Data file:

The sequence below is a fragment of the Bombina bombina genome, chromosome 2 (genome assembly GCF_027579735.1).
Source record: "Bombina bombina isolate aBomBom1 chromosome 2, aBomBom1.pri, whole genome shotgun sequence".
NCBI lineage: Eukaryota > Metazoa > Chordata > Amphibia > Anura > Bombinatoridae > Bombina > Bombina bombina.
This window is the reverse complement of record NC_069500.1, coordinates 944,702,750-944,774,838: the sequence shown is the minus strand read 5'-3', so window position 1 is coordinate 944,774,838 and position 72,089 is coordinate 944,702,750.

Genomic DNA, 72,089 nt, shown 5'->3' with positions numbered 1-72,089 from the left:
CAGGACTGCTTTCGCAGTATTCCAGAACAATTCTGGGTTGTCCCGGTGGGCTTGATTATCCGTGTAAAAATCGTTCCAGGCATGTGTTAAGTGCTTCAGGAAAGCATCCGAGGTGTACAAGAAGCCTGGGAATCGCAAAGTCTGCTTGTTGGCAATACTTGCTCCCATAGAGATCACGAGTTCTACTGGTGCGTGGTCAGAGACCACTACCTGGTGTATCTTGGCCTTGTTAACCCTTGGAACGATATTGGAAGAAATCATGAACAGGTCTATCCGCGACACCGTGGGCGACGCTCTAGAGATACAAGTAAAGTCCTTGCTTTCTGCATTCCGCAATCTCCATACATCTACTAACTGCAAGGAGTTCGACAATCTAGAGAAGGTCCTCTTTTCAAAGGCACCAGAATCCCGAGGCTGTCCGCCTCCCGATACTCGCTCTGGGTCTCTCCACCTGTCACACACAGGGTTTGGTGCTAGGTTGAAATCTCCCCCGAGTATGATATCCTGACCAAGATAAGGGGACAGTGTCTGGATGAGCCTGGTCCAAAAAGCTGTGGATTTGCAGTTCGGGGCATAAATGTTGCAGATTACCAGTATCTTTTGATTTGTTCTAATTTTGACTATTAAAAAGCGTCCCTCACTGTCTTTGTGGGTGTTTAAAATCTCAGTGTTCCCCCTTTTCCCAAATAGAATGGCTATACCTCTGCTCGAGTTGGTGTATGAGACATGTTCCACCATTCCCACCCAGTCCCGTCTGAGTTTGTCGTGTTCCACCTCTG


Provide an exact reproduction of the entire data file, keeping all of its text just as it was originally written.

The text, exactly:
The sequence below is a fragment of the Bombina bombina genome, chromosome 2 (genome assembly GCF_027579735.1).
Source record: "Bombina bombina isolate aBomBom1 chromosome 2, aBomBom1.pri, whole genome shotgun sequence".
NCBI lineage: Eukaryota > Metazoa > Chordata > Amphibia > Anura > Bombinatoridae > Bombina > Bombina bombina.
This window is the reverse complement of record NC_069500.1, coordinates 944,702,750-944,774,838: the sequence shown is the minus strand read 5'-3', so window position 1 is coordinate 944,774,838 and position 72,089 is coordinate 944,702,750.

Genomic DNA, 72,089 nt, shown 5'->3' with positions numbered 1-72,089 from the left:
CAGGACTGCTTTCGCAGTATTCCAGAACAATTCTGGGTTGTCCCGGTGGGCTTGATTATCCGTGTAAAAATCGTTCCAGGCATGTGTTAAGTGCTTCAGGAAAGCATCCGAGGTGTACAAGAAGCCTGGGAATCGCAAAGTCTGCTTGTTGGCAATACTTGCTCCCATAGAGATCACGAGTTCTACTGGTGCGTGGTCAGAGACCACTACCTGGTGTATCTTGGCCTTGTTAACCCTTGGAACGATATTGGAAGAAATCATGAACAGGTCTATCCGCGACACCGTGGGCGACGCTCTAGAGATACAAGTAAAGTCCTTGCTTTCTGCATTCCGCAATCTCCATACATCTACTAACTGCAAGGAGTTCGACAATCTAGAGAAGGTCCTCTTTTCAAAGGCACCAGAATCCCGAGGCTGTCCGCCTCCCGATACTCGCTCTGGGTCTCTCCACCTGTCACACACAGGGTTTGGTGCTAGGTTGAAATCTCCCCCGAGTATGATATCCTGACCAAGATAAGGGGACAGTGTCTGGATGAGCCTGGTCCAAAAAGCTGTGGATTTGCAGTTCGGGGCATAAATGTTGCAGATTACCAGTATCTTTTGATTTGTTCTAATTTTGACTATTAAAAAGCGTCCCTCACTGTCTTTGTGGGTGTTTAAAATCTCAGTGTTCCCCCTTTTCCCAAATAGAATGGCTATACCTCTGCTCGAGTTGGTGTATGAGACATGTTCCACCATTCCCACCCAGTCCCGTCTGAGTTTGTCGTGTTCCACCTCTG